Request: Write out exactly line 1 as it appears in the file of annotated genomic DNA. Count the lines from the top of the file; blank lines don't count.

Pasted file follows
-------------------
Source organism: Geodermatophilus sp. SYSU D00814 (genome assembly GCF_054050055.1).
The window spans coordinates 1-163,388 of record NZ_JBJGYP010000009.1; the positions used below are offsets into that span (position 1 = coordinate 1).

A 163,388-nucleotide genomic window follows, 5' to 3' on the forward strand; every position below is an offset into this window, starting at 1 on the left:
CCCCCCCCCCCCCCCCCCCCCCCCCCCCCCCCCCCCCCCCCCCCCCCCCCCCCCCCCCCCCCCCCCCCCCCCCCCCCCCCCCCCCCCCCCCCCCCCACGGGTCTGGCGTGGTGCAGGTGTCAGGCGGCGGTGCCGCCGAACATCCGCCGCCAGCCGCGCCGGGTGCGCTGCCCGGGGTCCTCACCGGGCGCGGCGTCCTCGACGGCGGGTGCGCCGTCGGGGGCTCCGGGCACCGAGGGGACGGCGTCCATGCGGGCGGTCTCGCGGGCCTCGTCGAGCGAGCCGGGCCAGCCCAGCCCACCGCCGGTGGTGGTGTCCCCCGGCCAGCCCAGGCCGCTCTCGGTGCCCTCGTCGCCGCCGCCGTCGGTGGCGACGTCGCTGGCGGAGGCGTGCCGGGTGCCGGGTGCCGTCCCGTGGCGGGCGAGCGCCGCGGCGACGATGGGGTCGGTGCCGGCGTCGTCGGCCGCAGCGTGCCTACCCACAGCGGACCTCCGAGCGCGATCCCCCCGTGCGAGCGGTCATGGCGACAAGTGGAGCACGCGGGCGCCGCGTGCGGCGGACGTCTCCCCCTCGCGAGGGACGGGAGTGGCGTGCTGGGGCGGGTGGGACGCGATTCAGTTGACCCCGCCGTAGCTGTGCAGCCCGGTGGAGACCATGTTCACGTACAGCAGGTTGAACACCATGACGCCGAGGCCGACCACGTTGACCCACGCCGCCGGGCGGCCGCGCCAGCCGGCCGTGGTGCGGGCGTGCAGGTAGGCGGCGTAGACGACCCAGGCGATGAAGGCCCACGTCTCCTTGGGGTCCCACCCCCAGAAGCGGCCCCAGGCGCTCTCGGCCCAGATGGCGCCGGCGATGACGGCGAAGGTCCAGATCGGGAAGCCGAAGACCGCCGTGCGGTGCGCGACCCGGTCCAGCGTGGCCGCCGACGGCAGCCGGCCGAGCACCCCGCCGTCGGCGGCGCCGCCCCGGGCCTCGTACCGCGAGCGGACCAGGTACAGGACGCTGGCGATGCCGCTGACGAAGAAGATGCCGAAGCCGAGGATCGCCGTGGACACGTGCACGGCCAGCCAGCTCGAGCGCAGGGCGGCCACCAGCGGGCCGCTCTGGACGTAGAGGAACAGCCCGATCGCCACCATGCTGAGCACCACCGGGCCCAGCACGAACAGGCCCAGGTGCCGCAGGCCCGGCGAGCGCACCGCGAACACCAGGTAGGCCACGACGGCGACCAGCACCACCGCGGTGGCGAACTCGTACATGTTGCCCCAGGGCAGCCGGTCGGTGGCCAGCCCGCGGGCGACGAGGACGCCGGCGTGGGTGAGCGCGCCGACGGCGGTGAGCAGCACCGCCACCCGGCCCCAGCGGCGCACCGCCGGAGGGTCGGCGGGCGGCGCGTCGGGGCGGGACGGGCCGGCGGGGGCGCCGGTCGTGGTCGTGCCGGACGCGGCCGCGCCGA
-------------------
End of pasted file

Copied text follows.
Source organism: Geodermatophilus sp. SYSU D00814 (genome assembly GCF_054050055.1).